Airlines are losing significant amounts of money and the situation won’t change until travel restrictions ease and people feel more confident travelling. As such, the industry is playing a waiting game and what really matters is how much cash they can access.
British Airways owner International Consolidated Airlines has just over €10 billion of liquidity, which means it isn’t panicking, and helping matters is that the company has reported an improvement in operating cash flow.
“The airline will have to think long and hard about its future post-pandemic. It seems inevitable that business class travel could experience a structural change, with demand lower than pre-Covid as companies have realised it is more convenient to hold a meeting over Zoom or Teams than waste hours and money travelling overseas for an hour’s chat. Reducing the number of flights staff take would also help companies to meet environmental goals, something that is now a boardroom issue,” says AJ Bell’s Danni Hewson.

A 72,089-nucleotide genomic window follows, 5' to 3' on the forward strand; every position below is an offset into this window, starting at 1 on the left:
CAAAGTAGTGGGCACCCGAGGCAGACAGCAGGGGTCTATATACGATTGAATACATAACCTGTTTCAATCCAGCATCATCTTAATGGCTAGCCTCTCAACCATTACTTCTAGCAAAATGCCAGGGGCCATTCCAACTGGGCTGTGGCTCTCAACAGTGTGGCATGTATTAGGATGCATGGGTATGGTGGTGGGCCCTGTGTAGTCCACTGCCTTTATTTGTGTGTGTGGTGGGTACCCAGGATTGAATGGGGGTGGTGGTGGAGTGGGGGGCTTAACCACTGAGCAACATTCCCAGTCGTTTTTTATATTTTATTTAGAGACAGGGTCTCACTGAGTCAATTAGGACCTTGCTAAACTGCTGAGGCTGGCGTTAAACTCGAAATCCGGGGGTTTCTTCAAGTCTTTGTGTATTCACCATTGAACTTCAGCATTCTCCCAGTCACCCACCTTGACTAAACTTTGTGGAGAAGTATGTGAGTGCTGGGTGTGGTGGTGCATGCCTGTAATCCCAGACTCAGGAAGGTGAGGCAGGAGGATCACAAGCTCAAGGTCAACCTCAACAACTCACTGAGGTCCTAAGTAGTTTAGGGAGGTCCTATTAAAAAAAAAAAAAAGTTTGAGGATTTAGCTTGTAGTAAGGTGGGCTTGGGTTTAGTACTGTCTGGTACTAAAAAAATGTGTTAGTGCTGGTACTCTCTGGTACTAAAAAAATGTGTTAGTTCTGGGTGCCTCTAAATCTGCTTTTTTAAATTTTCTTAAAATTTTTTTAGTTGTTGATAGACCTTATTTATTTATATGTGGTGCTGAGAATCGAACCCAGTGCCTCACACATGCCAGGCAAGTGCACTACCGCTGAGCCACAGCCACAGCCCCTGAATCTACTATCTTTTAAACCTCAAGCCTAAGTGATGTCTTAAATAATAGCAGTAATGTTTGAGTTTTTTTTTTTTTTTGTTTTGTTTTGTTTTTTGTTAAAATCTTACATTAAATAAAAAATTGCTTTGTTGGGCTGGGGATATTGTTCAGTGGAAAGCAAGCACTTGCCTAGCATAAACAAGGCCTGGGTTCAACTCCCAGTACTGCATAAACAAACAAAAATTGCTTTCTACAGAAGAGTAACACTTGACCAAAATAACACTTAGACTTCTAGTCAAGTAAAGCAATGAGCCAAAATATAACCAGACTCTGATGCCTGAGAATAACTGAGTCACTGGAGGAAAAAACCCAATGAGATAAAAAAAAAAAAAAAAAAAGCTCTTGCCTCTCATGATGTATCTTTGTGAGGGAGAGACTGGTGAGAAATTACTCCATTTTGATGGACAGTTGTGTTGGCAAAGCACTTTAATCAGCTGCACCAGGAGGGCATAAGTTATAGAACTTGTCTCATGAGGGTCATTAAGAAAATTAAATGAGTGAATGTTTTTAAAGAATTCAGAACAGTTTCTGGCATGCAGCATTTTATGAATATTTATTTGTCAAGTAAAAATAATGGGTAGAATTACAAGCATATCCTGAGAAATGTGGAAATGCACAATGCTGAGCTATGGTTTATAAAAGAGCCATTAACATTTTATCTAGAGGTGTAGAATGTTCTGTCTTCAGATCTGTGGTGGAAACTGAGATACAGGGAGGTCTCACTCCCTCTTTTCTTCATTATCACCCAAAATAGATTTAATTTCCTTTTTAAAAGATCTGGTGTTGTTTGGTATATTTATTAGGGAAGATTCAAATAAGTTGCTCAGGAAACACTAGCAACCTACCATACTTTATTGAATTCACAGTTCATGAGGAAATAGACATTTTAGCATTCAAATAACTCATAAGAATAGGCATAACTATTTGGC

“International Consolidated Airlines has historically made a good chunk of its earnings from flying people from the UK to the US and back, and now it might have to shift its marketing strategy to target more consumers than business travellers for this route.
“Leisure travel won’t be as profitable as business travel, so the airline will have to think about additional ways to make money. However, working in its favour is the withdrawal of Norwegian from this route, meaning International Consolidated Airlines has a chance to increase its market share.”